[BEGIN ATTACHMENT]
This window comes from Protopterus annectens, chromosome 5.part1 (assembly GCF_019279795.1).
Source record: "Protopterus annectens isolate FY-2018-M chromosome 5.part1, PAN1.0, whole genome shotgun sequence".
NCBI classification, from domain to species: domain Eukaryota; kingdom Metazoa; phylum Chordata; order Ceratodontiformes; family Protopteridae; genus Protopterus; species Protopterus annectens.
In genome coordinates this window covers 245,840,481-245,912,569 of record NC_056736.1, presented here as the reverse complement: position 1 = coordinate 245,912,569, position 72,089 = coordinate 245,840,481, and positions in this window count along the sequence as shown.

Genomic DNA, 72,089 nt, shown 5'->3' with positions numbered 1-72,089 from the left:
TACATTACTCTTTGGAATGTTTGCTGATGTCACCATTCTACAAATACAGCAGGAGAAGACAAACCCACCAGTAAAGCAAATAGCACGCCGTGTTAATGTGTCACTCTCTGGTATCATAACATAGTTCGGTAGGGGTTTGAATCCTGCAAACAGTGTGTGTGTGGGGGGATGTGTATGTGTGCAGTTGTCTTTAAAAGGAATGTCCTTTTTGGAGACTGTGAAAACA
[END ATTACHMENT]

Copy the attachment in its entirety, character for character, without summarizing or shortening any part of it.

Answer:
This window comes from Protopterus annectens, chromosome 5.part1 (assembly GCF_019279795.1).
Source record: "Protopterus annectens isolate FY-2018-M chromosome 5.part1, PAN1.0, whole genome shotgun sequence".
NCBI classification, from domain to species: domain Eukaryota; kingdom Metazoa; phylum Chordata; order Ceratodontiformes; family Protopteridae; genus Protopterus; species Protopterus annectens.
In genome coordinates this window covers 245,840,481-245,912,569 of record NC_056736.1, presented here as the reverse complement: position 1 = coordinate 245,912,569, position 72,089 = coordinate 245,840,481, and positions in this window count along the sequence as shown.

Genomic DNA, 72,089 nt, shown 5'->3' with positions numbered 1-72,089 from the left:
TACATTACTCTTTGGAATGTTTGCTGATGTCACCATTCTACAAATACAGCAGGAGAAGACAAACCCACCAGTAAAGCAAATAGCACGCCGTGTTAATGTGTCACTCTCTGGTATCATAACATAGTTCGGTAGGGGTTTGAATCCTGCAAACAGTGTGTGTGTGGGGGGATGTGTATGTGTGCAGTTGTCTTTAAAAGGAATGTCCTTTTTGGAGACTGTGAAAACA